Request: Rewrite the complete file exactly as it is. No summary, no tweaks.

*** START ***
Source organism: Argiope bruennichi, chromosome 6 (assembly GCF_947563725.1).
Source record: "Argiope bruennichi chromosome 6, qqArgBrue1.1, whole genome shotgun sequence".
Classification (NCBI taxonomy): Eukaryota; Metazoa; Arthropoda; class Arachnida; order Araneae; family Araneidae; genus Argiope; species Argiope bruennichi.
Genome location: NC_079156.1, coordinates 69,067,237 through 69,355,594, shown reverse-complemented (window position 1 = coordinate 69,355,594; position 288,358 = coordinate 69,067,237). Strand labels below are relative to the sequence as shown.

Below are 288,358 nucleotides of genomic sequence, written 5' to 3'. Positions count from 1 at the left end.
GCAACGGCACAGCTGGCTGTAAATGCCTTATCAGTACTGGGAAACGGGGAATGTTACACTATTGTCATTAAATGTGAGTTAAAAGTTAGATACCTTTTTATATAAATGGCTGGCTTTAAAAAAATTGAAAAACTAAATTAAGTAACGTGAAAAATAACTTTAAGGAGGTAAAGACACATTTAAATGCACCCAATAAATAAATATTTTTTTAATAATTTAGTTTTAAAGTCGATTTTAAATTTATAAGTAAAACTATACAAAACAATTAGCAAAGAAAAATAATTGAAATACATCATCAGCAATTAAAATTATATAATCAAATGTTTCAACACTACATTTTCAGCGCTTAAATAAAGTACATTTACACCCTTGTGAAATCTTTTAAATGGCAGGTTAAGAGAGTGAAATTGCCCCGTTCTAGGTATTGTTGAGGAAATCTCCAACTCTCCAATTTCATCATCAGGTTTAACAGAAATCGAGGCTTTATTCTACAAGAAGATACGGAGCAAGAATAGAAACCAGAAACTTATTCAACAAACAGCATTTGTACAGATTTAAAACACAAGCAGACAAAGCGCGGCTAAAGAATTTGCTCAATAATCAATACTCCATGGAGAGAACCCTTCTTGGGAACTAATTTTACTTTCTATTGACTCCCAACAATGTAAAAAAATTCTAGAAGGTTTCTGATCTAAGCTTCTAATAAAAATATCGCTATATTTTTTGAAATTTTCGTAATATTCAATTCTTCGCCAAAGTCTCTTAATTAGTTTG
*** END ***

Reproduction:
Source organism: Argiope bruennichi, chromosome 6 (assembly GCF_947563725.1).
Source record: "Argiope bruennichi chromosome 6, qqArgBrue1.1, whole genome shotgun sequence".
Classification (NCBI taxonomy): Eukaryota; Metazoa; Arthropoda; class Arachnida; order Araneae; family Araneidae; genus Argiope; species Argiope bruennichi.
Genome location: NC_079156.1, coordinates 69,067,237 through 69,355,594, shown reverse-complemented (window position 1 = coordinate 69,355,594; position 288,358 = coordinate 69,067,237). Strand labels below are relative to the sequence as shown.

Below are 288,358 nucleotides of genomic sequence, written 5' to 3'. Positions count from 1 at the left end.
GCAACGGCACAGCTGGCTGTAAATGCCTTATCAGTACTGGGAAACGGGGAATGTTACACTATTGTCATTAAATGTGAGTTAAAAGTTAGATACCTTTTTATATAAATGGCTGGCTTTAAAAAAATTGAAAAACTAAATTAAGTAACGTGAAAAATAACTTTAAGGAGGTAAAGACACATTTAAATGCACCCAATAAATAAATATTTTTTTAATAATTTAGTTTTAAAGTCGATTTTAAATTTATAAGTAAAACTATACAAAACAATTAGCAAAGAAAAATAATTGAAATACATCATCAGCAATTAAAATTATATAATCAAATGTTTCAACACTACATTTTCAGCGCTTAAATAAAGTACATTTACACCCTTGTGAAATCTTTTAAATGGCAGGTTAAGAGAGTGAAATTGCCCCGTTCTAGGTATTGTTGAGGAAATCTCCAACTCTCCAATTTCATCATCAGGTTTAACAGAAATCGAGGCTTTATTCTACAAGAAGATACGGAGCAAGAATAGAAACCAGAAACTTATTCAACAAACAGCATTTGTACAGATTTAAAACACAAGCAGACAAAGCGCGGCTAAAGAATTTGCTCAATAATCAATACTCCATGGAGAGAACCCTTCTTGGGAACTAATTTTACTTTCTATTGACTCCCAACAATGTAAAAAAATTCTAGAAGGTTTCTGATCTAAGCTTCTAATAAAAATATCGCTATATTTTTTGAAATTTTCGTAATATTCAATTCTTCGCCAAAGTCTCTTAATTAGTTTG